The Django Rest Framework (DRF) Logo

Django Rest Framework – An Introduction

by Real Python Sep 22, 2014 api django python

Let’s look at how to create a RESTFul API for our Django Talk Project using Django Rest Framework (DRF), which is an application used for rapidly building RESTful APIs based on Django models.

Put another way, we’ll be converting a non-RESTful application into a RESTful one with DRF. We’ll be using DRF version 2.4.2 for this application.

This tutorial covers these topics:

  1. DRF Setup
  2. RESTful Structure
  3. Model Serializer
  4. DRF Web Browseable API

If you missed parts one and two be sure to check them out. Need the code? Download it from the repo.

For a more in-depth tutorial on Django Rest Framework, check out the third Real Python course.

DRF setup


$ pip install djangorestframework
$ pip freeze > requirements.txt




RESTful Structure

In a RESTful API, endpoints (URLs) define the structure of the API and how end users access data from our application using the HTTP methods: GET, POST, PUT, DELETE. Endpoints should be logically organized around collections and elements, both of which are resources. In our case, we have one single resource, posts, so we will use the following URLS - /posts/ and /posts/<id> for collections and elements, respectively.

/posts/ Show all posts Add new post Update all posts Delete all posts
/posts/<id> Show <id> N/A Update <id> Delete id

DRF Quick Start

Let’s get our new API up and running!

Model Serializer

DRF’s Serializers convert model instances to Python dictionaires, which can then be rendered in various API appropriate formats - like JSON or XML. Similar to the Django ModelForm class, DRF comes with a concise format for its Serializers, the ModelSerializer class. It’s simple to use: Just tell it which fields you want to use from the model:

from rest_framework import serializers
from talk.models import Post

class PostSerializer(serializers.ModelSerializer):

    class Meta:
        model = Post
        fields = ('id', 'author', 'text', 'created', 'updated')

Save this as within the “talk” directory.

Update Views

We need to refactor our current views to fit the RESTful paradigm. Comment out the current views and add in:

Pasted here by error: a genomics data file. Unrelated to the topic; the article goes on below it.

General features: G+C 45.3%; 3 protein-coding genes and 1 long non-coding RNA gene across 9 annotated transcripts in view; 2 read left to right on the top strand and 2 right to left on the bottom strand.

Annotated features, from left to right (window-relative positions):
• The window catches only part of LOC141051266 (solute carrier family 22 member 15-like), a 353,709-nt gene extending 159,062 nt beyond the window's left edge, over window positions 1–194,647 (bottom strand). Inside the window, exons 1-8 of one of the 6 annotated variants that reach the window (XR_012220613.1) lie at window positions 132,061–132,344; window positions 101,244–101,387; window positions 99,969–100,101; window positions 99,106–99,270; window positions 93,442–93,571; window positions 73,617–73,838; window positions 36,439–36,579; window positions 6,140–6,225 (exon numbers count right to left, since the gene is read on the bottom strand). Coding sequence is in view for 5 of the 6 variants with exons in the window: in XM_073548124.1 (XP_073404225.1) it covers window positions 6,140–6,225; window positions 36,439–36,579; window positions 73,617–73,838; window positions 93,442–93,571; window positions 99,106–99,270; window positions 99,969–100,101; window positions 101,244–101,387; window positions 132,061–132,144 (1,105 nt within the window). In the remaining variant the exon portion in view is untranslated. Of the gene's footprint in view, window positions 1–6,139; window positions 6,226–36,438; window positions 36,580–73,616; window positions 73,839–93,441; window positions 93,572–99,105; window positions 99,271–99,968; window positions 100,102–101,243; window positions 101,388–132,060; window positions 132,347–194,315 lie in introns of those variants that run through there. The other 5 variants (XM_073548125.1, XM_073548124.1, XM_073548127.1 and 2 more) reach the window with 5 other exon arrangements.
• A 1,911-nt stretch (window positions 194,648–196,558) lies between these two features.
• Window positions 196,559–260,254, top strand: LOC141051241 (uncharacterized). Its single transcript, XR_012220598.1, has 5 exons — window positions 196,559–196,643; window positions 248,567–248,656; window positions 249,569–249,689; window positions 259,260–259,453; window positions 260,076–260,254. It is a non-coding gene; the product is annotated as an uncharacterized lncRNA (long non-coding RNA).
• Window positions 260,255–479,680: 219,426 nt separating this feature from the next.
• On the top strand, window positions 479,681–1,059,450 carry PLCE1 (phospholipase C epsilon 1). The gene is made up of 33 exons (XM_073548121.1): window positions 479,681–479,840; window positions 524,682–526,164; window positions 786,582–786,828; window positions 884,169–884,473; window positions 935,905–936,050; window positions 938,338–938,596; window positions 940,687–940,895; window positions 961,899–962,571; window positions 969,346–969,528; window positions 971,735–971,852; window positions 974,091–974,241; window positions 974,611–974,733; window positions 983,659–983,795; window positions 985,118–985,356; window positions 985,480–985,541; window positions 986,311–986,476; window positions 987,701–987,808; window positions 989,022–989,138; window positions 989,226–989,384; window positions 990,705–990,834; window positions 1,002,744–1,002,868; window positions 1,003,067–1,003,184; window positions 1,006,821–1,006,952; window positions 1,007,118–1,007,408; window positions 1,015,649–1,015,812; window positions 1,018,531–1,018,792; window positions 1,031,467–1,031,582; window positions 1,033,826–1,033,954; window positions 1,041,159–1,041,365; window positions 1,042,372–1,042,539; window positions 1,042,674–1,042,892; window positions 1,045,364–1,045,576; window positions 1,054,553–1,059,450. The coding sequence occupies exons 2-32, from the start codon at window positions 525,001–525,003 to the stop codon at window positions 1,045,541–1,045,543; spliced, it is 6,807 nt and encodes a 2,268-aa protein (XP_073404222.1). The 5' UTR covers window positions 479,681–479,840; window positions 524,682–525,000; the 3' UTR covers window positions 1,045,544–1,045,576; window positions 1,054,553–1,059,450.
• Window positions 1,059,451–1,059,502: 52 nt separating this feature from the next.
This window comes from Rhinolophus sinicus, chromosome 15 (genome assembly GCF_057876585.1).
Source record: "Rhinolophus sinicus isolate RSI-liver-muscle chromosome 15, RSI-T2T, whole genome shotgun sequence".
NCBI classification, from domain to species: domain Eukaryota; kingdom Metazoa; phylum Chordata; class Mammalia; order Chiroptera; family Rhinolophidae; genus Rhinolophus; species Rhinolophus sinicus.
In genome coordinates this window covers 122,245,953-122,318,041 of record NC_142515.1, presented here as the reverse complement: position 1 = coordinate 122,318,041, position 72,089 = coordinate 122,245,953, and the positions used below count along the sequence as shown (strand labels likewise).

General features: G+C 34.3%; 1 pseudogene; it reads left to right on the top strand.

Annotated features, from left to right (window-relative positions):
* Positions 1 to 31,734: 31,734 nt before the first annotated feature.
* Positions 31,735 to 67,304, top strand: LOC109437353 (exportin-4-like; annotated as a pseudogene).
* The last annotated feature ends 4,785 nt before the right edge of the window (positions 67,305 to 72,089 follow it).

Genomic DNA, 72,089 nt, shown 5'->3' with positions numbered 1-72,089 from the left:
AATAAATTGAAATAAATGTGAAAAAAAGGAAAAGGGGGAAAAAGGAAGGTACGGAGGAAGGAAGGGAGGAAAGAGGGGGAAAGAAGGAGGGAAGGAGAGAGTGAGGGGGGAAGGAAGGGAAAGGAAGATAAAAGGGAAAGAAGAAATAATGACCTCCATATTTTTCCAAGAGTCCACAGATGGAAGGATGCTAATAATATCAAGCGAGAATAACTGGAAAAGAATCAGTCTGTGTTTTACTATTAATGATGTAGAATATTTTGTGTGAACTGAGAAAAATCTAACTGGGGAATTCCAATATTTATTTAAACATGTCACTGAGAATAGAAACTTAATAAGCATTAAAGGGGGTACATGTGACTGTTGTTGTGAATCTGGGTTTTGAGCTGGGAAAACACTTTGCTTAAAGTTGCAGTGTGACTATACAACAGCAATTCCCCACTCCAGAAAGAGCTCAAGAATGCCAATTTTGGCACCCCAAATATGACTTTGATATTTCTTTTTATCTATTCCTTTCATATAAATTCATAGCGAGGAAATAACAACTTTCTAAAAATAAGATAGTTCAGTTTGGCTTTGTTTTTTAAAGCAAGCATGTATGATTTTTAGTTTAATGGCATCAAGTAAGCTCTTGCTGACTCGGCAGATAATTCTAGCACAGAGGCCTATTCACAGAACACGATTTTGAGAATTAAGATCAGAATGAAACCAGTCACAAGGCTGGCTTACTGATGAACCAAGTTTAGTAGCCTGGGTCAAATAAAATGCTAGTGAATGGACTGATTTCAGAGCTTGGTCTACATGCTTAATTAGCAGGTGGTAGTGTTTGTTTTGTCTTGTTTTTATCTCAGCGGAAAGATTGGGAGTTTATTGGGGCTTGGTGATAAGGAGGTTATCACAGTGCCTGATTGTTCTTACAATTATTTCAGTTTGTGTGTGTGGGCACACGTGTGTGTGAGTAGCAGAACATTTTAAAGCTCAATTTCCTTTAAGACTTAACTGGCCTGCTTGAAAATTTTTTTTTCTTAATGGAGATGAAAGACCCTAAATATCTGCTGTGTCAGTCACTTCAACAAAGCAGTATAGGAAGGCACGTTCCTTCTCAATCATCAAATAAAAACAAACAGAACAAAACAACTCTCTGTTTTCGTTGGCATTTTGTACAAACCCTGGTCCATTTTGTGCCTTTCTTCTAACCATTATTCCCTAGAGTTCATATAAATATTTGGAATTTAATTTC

from django.shortcuts import render
from django.http import HttpResponse
from rest_framework.decorators import api_view
from rest_framework.response import Response
from talk.models import Post
from talk.serializers import PostSerializer
from talk.forms import PostForm

def home(request):
    tmpl_vars = {'form': PostForm()}
    return render(request, 'talk/index.html', tmpl_vars)

def post_collection(request):
    if request.method == 'GET':
        posts = Post.objects.all()
        serializer = PostSerializer(posts, many=True)
        return Response(

def post_element(request, pk):
        post = Post.objects.get(pk=pk)
    except Post.DoesNotExist:
        return HttpResponse(status=404)

    if request.method == 'GET':
        serializer = PostSerializer(post)
        return Response(

What’s happening here:

  1. First, the @api_view decorator checks that the appropriate HTTP request is passed into the view function. Right now, we’re only supporting GET requests.
  2. Then, the view either grabs all the data, if it’s for the collection, or just a single post, if it’s for an element.
  3. Finally, the data is serialized to JSON and returned.

Be sure to read more about the @api_view from the official documentation.

Update URLs

Let’s wire up some new URLs:

# Talk urls
from django.conf.urls import patterns, url

urlpatterns = patterns(
    url(r'^$', 'home'),

    # api
    url(r'^api/v1/posts/$', 'post_collection'),
    url(r'^api/v1/posts/(?P<pk>[0-9]+)$', 'post_element')


We’re now ready for our first test!

  1. Fire up the server, then navigate to:
  2. Now let’s check out the Browsable API. Navigate to

    So, With no extra work on our end we automatically get this nice, human-readable output of our API. Nice! This is a huge win for DRF.

  3. How about an element? Try:

Before moving on you may have noticed that the author field is an id rather than the actual username. We’ll address this shortly. For now, let’s wire up our new API so that it works with our current application’s Templates.

Refactor for REST


On the initial page load, we want to display all posts. To do that, add the following AJAX request:


// Load all posts on page load